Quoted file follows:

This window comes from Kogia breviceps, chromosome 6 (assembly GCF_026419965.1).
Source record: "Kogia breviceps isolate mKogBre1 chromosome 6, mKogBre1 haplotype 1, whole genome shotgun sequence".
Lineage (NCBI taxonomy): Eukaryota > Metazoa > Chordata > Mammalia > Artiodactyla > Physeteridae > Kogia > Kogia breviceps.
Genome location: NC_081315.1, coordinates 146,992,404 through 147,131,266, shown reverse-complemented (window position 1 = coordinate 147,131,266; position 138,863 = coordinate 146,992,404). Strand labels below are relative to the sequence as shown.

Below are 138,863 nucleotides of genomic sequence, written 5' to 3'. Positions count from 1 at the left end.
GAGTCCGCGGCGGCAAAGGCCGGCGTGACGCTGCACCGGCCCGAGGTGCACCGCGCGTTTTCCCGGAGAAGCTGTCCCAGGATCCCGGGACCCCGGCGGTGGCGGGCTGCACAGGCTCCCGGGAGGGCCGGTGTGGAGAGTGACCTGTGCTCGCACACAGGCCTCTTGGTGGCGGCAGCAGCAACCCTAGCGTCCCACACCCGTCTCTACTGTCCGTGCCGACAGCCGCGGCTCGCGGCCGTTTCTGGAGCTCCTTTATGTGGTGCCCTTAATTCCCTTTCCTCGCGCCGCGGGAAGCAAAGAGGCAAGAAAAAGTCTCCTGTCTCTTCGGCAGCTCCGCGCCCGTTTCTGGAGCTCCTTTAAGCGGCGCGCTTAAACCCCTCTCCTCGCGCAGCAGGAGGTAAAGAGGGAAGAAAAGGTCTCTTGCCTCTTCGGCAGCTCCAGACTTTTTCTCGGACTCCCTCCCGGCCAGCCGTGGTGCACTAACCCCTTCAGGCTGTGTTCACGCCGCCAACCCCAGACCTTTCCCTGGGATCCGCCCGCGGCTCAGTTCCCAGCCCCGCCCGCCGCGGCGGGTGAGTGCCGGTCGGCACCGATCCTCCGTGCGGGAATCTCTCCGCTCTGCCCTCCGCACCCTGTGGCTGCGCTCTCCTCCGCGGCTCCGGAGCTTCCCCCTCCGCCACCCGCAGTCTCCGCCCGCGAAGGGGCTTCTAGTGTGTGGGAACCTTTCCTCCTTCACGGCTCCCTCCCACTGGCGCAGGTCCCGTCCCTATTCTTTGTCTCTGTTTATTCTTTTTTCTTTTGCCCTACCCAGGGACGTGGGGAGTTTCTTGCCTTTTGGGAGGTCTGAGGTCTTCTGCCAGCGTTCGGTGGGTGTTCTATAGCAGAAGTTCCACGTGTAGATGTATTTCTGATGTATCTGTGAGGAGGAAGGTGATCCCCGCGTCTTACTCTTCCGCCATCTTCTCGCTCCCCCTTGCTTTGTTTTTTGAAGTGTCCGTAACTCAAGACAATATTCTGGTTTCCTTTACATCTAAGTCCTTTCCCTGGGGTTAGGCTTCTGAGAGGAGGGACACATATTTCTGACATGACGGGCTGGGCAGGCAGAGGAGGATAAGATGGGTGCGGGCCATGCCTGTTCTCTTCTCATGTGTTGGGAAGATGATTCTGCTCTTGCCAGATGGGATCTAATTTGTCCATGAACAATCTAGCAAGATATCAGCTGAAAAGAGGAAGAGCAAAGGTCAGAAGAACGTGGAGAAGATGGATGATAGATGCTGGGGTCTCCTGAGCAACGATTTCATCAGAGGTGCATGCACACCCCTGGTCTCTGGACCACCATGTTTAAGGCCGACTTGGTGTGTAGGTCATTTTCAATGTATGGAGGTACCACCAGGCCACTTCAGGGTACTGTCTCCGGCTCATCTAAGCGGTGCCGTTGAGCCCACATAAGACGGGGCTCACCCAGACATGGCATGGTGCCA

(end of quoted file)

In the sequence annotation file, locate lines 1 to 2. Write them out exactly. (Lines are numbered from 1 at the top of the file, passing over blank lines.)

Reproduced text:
This window comes from Kogia breviceps, chromosome 6 (assembly GCF_026419965.1).
Source record: "Kogia breviceps isolate mKogBre1 chromosome 6, mKogBre1 haplotype 1, whole genome shotgun sequence".